Article Tools

Foreign Currency Loans Decrasing

Published: August 17, 2012; 12:55 · (Vindobona)

Foreign currency loans: One quarter of all Erste Bank customers have converted or switched loans with payment vehicles.

Foreign Currency Loans Decrasing / Picture: © SW Umwelttechnik

Since the autumn of 2011, Erste Bank has been recommending customers with Swiss franc loans to convert their loans. In a campaign, borrowers were strongly advised to switch from fluctuating Swiss franc loans to fixed-interest or capped euro loans. The reason was - and still is – to avoid the double risk of interest rate and currency fluctuations.

As a result of one-on-one talks, over 2,500 customers already opted to exit foreign currency financing. This corresponds to a credit volume of around € 400m. Additionally, some 1,500 foreign currency borrowers converted loans repayable upon maturity to amortisation loans (EUR 270m) to lower performance risk of the loan repayment vehicles. All in all, around one-fourth of all customers have already responded.

Based on the new interest rate situation, Erste Bank is now offering a new variant for the conversion. The offer is for a ten-year, guaranteed, fixed-interest rate for an installment loan in euro with a rate of 2.9%. The conversion of the loan is free of charge and no fees will be invoiced.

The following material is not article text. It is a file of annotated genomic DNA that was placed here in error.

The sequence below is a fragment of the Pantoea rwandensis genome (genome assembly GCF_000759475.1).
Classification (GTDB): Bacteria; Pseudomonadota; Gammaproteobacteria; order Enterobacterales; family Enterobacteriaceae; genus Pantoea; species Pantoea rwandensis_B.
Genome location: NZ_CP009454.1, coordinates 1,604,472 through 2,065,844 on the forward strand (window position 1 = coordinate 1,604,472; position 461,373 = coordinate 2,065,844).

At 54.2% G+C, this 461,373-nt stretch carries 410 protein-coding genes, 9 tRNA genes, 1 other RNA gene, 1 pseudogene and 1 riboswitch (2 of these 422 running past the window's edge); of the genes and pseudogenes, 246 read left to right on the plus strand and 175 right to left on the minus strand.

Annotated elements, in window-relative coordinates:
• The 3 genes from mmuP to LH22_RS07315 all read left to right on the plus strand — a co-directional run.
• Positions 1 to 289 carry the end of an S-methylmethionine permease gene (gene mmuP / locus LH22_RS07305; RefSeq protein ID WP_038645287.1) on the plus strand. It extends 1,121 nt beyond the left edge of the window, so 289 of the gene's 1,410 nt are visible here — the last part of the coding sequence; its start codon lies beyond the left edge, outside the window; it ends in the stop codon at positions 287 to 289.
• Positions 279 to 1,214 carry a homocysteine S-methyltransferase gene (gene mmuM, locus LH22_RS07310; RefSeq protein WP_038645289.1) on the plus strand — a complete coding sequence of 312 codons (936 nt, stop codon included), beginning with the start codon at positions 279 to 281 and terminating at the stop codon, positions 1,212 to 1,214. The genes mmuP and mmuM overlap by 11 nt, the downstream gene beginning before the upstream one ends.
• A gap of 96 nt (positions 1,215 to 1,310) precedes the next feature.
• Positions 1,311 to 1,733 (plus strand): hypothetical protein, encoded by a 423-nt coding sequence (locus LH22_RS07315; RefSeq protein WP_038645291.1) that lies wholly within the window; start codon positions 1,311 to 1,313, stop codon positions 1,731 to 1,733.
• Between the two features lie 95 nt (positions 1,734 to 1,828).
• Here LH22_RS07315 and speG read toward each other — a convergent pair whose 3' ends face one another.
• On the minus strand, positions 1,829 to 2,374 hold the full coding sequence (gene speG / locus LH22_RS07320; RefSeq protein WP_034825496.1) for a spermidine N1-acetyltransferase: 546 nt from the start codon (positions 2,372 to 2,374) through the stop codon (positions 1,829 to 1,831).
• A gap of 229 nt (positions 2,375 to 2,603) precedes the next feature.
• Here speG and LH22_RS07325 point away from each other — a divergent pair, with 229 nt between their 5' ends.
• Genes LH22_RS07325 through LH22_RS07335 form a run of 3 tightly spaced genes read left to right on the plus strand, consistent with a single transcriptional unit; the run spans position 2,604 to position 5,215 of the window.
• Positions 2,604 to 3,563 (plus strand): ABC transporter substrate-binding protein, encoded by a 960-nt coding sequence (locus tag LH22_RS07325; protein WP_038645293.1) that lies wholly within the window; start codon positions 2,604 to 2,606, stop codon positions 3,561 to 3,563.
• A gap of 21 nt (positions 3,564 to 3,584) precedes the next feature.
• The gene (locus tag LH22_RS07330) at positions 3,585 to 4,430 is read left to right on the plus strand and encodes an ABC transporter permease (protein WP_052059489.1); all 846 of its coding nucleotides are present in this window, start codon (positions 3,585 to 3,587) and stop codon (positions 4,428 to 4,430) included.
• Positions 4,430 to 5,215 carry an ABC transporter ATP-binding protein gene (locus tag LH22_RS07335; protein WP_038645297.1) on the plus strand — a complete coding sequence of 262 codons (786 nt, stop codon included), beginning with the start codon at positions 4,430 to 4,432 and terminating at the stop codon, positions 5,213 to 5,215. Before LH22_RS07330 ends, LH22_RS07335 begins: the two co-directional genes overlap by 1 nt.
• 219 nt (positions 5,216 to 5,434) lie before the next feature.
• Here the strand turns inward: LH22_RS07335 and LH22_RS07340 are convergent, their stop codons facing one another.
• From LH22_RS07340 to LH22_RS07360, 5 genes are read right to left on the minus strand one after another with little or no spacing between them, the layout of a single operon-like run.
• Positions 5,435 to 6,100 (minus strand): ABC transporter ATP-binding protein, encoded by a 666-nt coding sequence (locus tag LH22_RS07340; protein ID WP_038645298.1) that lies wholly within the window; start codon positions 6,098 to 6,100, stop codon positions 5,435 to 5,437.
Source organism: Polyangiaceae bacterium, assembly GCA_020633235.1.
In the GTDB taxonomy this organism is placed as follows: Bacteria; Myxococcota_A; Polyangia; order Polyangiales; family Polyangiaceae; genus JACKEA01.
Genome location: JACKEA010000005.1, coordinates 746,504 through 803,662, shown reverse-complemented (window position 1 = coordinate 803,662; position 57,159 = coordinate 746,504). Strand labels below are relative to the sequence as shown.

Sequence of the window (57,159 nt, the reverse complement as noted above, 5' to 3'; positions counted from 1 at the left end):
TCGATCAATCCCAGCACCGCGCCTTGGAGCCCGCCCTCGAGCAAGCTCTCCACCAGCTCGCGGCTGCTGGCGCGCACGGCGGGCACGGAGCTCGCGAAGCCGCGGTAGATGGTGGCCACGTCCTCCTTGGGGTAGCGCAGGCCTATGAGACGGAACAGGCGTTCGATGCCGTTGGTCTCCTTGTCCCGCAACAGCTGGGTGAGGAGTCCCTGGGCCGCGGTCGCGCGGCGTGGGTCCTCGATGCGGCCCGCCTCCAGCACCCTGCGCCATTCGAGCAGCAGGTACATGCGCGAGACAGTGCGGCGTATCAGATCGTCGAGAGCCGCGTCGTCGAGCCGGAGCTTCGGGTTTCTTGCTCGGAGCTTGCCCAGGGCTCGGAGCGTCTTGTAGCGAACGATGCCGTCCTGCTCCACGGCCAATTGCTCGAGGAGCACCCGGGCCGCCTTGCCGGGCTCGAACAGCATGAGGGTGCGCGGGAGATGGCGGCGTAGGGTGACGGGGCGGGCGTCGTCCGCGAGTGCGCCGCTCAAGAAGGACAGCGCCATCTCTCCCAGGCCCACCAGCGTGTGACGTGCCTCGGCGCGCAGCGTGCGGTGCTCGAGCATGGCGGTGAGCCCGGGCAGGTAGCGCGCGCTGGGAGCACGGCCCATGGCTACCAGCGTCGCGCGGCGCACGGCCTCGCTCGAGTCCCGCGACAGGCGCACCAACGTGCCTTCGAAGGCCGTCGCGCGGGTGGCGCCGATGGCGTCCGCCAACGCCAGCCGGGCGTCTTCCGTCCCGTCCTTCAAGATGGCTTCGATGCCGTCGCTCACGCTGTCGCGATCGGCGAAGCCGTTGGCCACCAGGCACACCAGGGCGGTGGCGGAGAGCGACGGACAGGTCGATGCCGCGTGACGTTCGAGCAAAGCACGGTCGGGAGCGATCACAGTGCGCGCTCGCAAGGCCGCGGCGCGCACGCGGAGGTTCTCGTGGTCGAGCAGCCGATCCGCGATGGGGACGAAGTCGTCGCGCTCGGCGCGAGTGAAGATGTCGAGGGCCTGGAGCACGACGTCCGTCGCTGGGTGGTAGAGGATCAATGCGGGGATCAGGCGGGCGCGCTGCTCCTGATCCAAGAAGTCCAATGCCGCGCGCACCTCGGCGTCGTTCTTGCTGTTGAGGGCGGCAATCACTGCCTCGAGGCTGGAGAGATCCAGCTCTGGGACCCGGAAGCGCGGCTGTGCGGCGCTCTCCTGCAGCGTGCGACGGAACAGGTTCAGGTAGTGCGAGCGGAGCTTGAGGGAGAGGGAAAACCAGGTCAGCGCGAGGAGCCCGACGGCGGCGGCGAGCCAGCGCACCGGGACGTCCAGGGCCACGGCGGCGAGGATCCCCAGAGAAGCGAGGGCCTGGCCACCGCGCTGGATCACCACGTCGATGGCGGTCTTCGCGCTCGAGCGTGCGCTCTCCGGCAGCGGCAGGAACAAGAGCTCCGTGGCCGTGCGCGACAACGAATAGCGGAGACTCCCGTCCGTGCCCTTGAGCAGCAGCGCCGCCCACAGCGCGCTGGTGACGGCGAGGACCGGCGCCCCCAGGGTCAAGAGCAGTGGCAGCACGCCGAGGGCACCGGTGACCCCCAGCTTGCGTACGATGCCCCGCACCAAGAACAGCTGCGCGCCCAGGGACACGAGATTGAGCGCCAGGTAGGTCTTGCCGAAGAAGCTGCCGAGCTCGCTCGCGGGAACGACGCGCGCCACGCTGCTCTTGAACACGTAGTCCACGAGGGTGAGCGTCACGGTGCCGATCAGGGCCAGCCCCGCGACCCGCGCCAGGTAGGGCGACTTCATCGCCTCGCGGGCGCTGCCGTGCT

Apart from the new interest rate situation, it is primarily the minimum exchange rate of the Swiss franc that may soon change and thus disadvantage borrowers with foreign currency loans. Because a severe deterioration of the debt crisis in the euro zone might enormously increase demand for Swiss francs as a safe haven. This would make it hard for the Swiss National Bank (SNB) to defend the minimum exchange rate of 1.20. This was also confirmed by SNB president Thomas Jordan at a news conference in Bern on 14 June 2012: “Further shockwaves on the financial markets” said Jordan might affect the “enforcement of the minimum exchange rate”.

In all probability, this would put the euro/franc rate far below 1.20  “Therefore, we believe it is our duty to point out the risks and make a good offer for a conversion,” declared Peter Bosek, Erste Bank Management Board Member. “Furthermore, I also recommend all customers to regularly check their repayment vehicles and consider a conversion from a bullet loan to an amortisation loan.”

Facts & Figures on Swiss franc loans
In Austria, almost every fourth private loan is a foreign currency loan. In total, a volume of slightly more than € 34 billion is outstanding in Swiss franc loans of private individuals. At Erste Bank, around 14,000 private individuals still have foreign currency loans with an outstanding volume of around € 2 billion. The average amount borrowed per person was around € 150,000.